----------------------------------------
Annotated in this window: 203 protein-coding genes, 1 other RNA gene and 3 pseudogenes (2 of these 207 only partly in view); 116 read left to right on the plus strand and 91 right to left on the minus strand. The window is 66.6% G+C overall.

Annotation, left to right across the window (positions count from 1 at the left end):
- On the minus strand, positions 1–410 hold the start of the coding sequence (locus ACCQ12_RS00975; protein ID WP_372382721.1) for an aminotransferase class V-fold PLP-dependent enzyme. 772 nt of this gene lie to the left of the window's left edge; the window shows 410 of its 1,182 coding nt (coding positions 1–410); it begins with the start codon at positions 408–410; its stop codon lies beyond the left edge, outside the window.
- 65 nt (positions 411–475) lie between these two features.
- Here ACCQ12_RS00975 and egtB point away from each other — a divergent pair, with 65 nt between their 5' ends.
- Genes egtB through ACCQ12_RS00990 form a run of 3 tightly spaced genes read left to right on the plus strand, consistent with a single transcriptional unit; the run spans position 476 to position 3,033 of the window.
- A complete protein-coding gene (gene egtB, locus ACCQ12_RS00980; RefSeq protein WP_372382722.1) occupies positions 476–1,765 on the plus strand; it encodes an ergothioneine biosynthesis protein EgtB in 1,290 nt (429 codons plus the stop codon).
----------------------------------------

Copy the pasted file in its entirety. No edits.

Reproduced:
Annotated in this window: 203 protein-coding genes, 1 other RNA gene and 3 pseudogenes (2 of these 207 only partly in view); 116 read left to right on the plus strand and 91 right to left on the minus strand. The window is 66.6% G+C overall.

Annotation, left to right across the window (positions count from 1 at the left end):
- On the minus strand, positions 1–410 hold the start of the coding sequence (locus ACCQ12_RS00975; protein ID WP_372382721.1) for an aminotransferase class V-fold PLP-dependent enzyme. 772 nt of this gene lie to the left of the window's left edge; the window shows 410 of its 1,182 coding nt (coding positions 1–410); it begins with the start codon at positions 408–410; its stop codon lies beyond the left edge, outside the window.
- 65 nt (positions 411–475) lie between these two features.
- Here ACCQ12_RS00975 and egtB point away from each other — a divergent pair, with 65 nt between their 5' ends.
- Genes egtB through ACCQ12_RS00990 form a run of 3 tightly spaced genes read left to right on the plus strand, consistent with a single transcriptional unit; the run spans position 476 to position 3,033 of the window.
- A complete protein-coding gene (gene egtB, locus ACCQ12_RS00980; RefSeq protein WP_372382722.1) occupies positions 476–1,765 on the plus strand; it encodes an ergothioneine biosynthesis protein EgtB in 1,290 nt (429 codons plus the stop codon).